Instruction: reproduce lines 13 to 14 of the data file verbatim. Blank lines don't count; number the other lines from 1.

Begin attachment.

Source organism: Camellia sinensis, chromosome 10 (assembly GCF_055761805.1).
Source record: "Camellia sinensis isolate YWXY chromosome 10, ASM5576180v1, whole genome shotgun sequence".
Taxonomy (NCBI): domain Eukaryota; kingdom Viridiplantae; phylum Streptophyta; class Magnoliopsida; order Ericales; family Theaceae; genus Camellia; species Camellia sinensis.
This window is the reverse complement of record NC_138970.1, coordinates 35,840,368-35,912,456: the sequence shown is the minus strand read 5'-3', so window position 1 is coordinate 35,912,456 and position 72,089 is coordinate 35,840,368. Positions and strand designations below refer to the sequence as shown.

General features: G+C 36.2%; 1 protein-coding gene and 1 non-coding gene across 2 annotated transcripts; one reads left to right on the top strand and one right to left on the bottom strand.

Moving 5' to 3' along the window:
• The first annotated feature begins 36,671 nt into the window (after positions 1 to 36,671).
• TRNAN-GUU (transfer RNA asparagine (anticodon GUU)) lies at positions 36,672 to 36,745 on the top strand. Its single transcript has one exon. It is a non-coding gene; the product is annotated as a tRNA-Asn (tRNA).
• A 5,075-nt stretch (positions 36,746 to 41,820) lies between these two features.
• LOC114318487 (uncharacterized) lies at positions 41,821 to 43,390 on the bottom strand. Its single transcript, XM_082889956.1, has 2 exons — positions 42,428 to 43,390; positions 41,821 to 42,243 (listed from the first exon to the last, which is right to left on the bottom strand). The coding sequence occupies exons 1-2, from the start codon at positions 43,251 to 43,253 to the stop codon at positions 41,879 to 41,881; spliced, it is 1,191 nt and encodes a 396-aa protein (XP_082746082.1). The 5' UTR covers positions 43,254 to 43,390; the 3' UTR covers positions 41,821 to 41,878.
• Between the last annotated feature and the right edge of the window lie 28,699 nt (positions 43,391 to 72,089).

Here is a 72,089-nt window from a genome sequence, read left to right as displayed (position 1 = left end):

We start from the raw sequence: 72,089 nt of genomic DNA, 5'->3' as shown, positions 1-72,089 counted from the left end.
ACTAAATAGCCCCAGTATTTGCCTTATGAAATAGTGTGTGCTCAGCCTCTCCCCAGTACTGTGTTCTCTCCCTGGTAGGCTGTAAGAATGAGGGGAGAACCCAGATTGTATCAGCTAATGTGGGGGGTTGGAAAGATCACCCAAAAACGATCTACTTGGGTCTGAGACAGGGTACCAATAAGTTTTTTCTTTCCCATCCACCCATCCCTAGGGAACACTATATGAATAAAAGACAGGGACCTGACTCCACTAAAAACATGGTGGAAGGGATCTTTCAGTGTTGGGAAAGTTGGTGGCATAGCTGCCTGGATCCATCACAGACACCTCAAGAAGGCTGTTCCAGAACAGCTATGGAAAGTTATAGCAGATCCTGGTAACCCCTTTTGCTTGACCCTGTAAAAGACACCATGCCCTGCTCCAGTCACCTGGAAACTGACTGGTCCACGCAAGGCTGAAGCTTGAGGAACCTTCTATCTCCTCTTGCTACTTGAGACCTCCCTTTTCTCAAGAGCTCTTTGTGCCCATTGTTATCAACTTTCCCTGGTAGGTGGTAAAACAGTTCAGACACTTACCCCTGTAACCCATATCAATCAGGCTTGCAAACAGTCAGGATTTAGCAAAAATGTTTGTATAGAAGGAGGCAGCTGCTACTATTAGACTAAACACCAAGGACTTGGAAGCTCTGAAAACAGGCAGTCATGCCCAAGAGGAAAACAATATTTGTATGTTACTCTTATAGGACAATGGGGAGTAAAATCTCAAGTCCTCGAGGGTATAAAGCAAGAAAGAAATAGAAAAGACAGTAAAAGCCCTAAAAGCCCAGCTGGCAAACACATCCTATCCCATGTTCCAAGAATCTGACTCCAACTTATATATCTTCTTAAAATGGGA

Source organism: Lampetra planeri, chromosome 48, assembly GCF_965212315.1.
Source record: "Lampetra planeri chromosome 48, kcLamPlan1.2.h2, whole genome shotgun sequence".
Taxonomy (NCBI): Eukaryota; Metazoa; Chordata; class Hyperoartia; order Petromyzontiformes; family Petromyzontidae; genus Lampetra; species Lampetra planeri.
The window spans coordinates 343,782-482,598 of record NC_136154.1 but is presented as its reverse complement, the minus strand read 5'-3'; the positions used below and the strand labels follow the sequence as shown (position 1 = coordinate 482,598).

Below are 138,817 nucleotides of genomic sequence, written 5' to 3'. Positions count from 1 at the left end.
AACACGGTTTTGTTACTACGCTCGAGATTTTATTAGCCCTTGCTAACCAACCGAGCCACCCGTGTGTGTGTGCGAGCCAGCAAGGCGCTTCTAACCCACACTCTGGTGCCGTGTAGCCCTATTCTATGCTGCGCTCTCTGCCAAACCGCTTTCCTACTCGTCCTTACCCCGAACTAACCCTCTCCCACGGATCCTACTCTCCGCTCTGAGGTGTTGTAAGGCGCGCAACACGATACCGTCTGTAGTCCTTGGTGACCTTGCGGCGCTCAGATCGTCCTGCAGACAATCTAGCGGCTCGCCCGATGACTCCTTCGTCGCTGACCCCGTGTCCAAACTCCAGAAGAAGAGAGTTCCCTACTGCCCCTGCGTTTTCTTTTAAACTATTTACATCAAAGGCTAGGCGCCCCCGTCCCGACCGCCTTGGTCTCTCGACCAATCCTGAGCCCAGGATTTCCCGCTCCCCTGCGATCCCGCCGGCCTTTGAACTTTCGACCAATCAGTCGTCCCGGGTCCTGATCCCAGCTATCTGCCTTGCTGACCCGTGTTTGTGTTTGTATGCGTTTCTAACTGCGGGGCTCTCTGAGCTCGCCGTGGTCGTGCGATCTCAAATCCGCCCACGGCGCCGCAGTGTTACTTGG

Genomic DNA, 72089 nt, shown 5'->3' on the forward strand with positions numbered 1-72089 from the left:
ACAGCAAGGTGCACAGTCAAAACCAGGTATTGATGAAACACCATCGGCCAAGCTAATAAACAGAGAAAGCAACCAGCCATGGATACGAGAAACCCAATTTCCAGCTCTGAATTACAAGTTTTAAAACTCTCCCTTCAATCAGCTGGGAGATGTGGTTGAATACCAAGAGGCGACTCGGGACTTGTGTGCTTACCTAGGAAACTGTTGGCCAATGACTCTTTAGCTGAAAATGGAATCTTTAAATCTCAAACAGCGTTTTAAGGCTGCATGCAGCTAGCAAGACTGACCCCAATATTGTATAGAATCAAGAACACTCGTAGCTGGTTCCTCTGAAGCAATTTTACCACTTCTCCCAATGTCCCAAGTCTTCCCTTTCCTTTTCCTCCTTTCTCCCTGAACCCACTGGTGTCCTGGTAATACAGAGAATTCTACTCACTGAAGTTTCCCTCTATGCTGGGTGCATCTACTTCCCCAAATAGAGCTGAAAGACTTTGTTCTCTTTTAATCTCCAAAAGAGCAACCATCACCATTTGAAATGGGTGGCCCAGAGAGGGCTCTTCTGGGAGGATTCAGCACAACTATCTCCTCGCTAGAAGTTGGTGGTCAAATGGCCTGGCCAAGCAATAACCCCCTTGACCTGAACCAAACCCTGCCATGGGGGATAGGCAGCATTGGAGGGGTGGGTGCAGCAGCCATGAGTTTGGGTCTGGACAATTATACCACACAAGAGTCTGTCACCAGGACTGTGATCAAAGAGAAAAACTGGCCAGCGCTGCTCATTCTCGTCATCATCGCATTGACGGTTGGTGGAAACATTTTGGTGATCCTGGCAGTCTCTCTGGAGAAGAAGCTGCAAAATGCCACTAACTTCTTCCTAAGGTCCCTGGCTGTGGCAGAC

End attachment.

We start from the raw sequence: 72,089 nt of genomic DNA, 5'->3' as shown, positions 1-72,089 counted from the left end.
ACTAAATAGCCCCAGTATTTGCCTTATGAAATAGTGTGTGCTCAGCCTCTCCCCAGTACTGTGTTCTCTCCCTGGTAGGCTGTAAGAATGAGGGGAGAACCCAGATTGTATCAGCTAATGTGGGGGGTTGGAAAGATCACCCAAAAACGATCTACTTGGGTCTGAGACAGGGTACCAATAAGTTTTTTCTTTCCCATCCACCCATCCCTAGGGAACACTATATGAATAAAAGACAGGGACCTGACTCCACTAAAAACATGGTGGAAGGGATCTTTCAGTGTTGGGAAAGTTGGTGGCATAGCTGCCTGGATCCATCACAGACACCTCAAGAAGGCTGTTCCAGAACAGCTATGGAAAGTTATAGCAGATCCTGGTAACCCCTTTTGCTTGACCCTGTAAAAGACACCATGCCCTGCTCCAGTCACCTGGAAACTGACTGGTCCACGCAAGGCTGAAGCTTGAGGAACCTTCTATCTCCTCTTGCTACTTGAGACCTCCCTTTTCTCAAGAGCTCTTTGTGCCCATTGTTATCAACTTTCCCTGGTAGGTGGTAAAACAGTTCAGACACTTACCCCTGTAACCCATATCAATCAGGCTTGCAAACAGTCAGGATTTAGCAAAAATGTTTGTATAGAAGGAGGCAGCTGCTACTATTAGACTAAACACCAAGGACTTGGAAGCTCTGAAAACAGGCAGTCATGCCCAAGAGGAAAACAATATTTGTATGTTACTCTTATAGGACAATGGGGAGTAAAATCTCAAGTCCTCGAGGGTATAAAGCAAGAAAGAAATAGAAAAGACAGTAAAAGCCCTAAAAGCCCAGCTGGCAAACACATCCTATCCCATGTTCCAAGAATCTGACTCCAACTTATATATCTTCTTAAAATGGGA